1. How well do your measured f’s agree with the theoretically predicted f‘s?
    2. How well do your measured M‘s agree with the theoretically predicted M‘s?
  3. There are lenses (some values of f) that – for a particular L – can never produce a focused image. Figure out (and justify your answer) the largest f that can (for some value of x) make a good image. That is, look at your function f(xL) and figure out fmax(L)
  4. Why does the image react differently when half the object is blocked, compared to when half the lens is blocked?
    1. Hints:
      1. Think about tracing the rays from object to image; which rays are blocked by the paper?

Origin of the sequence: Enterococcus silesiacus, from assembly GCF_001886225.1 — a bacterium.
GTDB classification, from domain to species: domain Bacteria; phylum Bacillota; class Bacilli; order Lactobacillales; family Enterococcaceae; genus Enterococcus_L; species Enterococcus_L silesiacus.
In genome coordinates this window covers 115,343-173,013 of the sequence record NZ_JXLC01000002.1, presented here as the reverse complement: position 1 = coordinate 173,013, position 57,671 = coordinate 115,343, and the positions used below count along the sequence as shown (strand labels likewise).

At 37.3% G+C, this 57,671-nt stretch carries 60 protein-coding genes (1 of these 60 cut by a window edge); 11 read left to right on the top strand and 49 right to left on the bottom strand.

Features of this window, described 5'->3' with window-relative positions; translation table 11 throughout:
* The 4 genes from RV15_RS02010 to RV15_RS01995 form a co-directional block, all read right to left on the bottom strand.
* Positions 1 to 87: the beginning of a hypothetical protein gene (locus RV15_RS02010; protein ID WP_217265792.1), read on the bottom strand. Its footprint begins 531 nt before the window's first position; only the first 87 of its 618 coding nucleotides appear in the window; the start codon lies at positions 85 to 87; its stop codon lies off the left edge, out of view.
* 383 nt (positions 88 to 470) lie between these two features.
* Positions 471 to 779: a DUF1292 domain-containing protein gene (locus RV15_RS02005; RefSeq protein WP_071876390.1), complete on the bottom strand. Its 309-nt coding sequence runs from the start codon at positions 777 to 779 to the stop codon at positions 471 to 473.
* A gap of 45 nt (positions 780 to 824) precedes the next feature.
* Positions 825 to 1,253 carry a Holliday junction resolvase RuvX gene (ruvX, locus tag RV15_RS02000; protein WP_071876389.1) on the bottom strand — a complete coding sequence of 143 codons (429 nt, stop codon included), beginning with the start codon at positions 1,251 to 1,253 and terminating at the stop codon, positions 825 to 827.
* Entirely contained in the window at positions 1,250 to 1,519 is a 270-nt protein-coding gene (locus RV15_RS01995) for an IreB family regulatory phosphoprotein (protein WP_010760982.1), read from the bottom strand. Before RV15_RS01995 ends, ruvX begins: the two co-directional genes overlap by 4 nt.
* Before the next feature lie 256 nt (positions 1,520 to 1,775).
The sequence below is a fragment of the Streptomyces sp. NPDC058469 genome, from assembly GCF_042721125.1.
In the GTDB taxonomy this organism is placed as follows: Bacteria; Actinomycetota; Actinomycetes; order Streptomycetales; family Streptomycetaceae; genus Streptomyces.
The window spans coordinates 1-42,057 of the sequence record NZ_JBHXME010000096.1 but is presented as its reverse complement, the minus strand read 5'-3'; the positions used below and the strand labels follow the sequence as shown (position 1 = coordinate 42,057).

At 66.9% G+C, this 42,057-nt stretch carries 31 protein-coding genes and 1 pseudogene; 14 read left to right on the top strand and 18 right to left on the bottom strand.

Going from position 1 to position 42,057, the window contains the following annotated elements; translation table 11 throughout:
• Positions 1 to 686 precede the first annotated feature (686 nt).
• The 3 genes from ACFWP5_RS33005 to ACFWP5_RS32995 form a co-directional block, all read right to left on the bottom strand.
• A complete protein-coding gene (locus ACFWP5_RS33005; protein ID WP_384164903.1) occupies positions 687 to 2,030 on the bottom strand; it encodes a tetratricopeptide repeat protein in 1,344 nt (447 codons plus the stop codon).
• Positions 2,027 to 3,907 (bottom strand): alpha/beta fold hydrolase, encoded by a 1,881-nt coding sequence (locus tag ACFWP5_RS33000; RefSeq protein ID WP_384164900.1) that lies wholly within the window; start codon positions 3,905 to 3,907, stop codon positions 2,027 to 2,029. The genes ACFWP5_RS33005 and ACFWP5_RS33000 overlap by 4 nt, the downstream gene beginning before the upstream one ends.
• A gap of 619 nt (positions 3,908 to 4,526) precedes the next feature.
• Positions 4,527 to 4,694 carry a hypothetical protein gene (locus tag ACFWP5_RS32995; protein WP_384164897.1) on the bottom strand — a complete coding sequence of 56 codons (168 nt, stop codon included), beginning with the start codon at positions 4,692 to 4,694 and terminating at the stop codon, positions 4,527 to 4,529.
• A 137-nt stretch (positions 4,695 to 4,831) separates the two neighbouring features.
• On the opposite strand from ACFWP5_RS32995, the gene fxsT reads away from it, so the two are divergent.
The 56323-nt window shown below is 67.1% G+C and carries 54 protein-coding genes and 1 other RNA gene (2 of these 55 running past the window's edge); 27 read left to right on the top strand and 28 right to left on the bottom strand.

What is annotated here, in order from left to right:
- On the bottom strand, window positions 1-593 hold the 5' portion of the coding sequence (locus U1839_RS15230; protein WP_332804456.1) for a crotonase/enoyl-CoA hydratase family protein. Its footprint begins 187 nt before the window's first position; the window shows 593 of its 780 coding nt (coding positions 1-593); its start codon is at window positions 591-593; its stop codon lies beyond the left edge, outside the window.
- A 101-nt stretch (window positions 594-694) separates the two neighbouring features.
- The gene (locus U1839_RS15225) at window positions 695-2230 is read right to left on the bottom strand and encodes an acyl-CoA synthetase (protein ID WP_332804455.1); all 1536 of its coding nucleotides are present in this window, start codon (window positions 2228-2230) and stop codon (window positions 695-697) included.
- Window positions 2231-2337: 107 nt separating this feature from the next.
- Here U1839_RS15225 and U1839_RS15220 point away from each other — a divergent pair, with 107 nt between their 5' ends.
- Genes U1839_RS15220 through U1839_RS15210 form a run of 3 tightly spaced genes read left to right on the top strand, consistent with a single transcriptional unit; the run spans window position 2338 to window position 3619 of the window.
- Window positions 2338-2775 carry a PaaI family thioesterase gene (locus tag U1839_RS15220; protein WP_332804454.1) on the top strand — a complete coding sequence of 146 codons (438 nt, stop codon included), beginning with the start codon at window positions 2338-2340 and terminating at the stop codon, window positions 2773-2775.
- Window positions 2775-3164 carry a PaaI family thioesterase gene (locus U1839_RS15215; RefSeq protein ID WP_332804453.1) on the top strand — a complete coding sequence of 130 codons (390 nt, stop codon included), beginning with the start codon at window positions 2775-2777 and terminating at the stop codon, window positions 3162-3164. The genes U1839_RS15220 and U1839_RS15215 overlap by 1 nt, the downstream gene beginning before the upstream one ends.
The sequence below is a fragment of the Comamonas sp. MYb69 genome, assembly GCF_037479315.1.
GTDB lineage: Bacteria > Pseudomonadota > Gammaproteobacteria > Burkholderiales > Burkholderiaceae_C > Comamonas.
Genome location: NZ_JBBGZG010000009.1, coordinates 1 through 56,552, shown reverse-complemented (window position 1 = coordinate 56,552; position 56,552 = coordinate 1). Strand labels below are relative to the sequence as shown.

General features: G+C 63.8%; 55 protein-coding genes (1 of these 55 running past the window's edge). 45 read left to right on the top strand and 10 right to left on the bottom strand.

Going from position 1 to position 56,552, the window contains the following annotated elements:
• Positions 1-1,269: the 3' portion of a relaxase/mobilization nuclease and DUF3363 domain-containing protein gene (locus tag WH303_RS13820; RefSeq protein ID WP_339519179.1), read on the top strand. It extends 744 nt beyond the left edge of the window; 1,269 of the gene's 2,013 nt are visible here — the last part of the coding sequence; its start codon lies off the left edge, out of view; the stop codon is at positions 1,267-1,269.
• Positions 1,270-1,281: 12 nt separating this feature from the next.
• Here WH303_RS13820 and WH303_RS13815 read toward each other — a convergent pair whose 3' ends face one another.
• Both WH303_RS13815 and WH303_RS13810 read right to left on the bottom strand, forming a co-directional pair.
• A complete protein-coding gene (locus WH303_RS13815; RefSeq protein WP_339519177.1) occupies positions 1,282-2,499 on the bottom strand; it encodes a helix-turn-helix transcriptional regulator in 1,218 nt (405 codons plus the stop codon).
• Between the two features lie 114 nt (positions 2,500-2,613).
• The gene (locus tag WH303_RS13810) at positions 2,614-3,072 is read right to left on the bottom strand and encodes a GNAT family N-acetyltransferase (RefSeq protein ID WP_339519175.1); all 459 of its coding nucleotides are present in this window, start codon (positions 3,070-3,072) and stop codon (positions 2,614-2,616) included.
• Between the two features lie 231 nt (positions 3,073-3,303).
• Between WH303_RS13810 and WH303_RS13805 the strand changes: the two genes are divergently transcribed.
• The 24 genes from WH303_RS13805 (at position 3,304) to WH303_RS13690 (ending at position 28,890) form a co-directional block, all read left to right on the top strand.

2. This website or this applet may help you develop some intuition about how light propagates from an object, through a lens, to the image.
      3. When your pupil (located near the lens of your eye) contracts in bright light it doesn’t cut off your field of view: this is the same phenomenon we are investigating here.
  1. Be sure to measure the object distance from the face of the source, not the edge of the bracket that holds the source.
  2. Be consistent: measure everything in m (or in cm or mm – just don’t mix them)
  3. The light source should be centered and at the same height as the lenses. You may need to flip the light around if it’s misaligned.
  4. Use a ruler to measure the image sizes. You may need to estimate for small sizes; that’s OK.
  5. Only record a value if the image is really in focus! Some lens / distance combinations were deliberately chosen to not successfully produce a good image.